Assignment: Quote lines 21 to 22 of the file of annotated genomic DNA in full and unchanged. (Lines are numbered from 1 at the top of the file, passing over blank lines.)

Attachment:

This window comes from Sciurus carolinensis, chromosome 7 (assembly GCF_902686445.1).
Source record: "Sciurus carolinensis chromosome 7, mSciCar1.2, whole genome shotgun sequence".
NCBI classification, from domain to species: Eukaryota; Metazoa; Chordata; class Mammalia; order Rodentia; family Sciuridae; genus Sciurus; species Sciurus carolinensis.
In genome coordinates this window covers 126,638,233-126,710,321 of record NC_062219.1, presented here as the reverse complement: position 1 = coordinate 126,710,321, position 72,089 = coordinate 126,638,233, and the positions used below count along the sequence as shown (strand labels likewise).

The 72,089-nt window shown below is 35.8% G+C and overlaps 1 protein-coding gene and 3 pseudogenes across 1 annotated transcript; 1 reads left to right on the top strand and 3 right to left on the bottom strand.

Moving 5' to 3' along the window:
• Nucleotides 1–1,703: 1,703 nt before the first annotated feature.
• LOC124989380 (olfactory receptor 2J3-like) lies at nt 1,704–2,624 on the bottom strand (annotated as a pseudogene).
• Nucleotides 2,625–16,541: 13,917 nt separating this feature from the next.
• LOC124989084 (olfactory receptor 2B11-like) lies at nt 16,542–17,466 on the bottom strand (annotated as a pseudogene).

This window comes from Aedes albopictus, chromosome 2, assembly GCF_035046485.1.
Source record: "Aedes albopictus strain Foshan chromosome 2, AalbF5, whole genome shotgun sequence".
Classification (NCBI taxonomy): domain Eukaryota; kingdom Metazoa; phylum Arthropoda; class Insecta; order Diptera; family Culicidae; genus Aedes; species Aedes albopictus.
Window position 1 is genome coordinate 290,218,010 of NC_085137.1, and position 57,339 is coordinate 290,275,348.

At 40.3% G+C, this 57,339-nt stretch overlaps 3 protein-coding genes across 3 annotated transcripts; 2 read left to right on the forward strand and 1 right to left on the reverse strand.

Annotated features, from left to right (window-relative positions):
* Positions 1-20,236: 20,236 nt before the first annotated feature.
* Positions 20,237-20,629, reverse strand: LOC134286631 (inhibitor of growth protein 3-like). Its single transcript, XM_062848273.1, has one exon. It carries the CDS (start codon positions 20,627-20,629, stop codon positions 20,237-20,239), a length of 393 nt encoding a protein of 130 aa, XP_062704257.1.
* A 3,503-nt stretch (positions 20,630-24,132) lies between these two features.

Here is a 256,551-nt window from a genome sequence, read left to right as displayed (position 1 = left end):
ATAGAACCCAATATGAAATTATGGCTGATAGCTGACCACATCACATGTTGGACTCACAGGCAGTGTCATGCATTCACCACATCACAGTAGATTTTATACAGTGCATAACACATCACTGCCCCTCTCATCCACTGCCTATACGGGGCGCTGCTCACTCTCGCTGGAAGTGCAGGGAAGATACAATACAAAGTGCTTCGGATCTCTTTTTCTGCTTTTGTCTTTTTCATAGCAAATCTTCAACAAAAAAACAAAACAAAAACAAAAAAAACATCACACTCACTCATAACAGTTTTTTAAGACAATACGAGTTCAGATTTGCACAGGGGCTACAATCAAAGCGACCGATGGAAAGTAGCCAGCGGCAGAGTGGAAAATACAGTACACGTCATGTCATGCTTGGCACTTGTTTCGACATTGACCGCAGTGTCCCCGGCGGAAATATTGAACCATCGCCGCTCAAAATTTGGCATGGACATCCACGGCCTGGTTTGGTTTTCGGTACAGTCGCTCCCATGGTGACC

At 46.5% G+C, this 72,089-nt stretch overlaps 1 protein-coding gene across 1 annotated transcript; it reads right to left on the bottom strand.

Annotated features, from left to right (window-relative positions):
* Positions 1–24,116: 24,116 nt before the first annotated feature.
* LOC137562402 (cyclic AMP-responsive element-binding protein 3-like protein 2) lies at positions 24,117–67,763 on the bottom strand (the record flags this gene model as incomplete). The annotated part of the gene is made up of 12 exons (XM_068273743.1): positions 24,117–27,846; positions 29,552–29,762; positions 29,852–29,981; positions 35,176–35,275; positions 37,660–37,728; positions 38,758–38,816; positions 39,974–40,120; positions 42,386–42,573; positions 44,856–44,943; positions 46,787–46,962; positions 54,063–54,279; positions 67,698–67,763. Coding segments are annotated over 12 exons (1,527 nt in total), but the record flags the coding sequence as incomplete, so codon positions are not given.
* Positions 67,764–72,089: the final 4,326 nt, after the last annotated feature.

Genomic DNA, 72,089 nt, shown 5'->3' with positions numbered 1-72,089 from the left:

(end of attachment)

ATAGAACCCAATATGAAATTATGGCTGATAGCTGACCACATCACATGTTGGACTCACAGGCAGTGTCATGCATTCACCACATCACAGTAGATTTTATACAGTGCATAACACATCACTGCCCCTCTCATCCACTGCCTATACGGGGCGCTGCTCACTCTCGCTGGAAGTGCAGGGAAGATACAATACAAAGTGCTTCGGATCTCTTTTTCTGCTTTTGTCTTTTTCATAGCAAATCTTCAACAAAAAAACAAAACAAAAACAAAAAAAACATCACACTCACTCATAACAGTTTTTTAAGACAATACGAGTTCAGATTTGCACAGGGGCTACAATCAAAGCGACCGATGGAAAGTAGCCAGCGGCAGAGTGGAAAATACAGTACACGTCATGTCATGCTTGGCACTTGTTTCGACATTGACCGCAGTGTCCCCGGCGGAAATATTGAACCATCGCCGCTCAAAATTTGGCATGGACATCCACGGCCTGGTTTGGTTTTCGGTACAGTCGCTCCCATGGTGACC

At 46.5% G+C, this 72,089-nt stretch overlaps 1 protein-coding gene across 1 annotated transcript; it reads right to left on the bottom strand.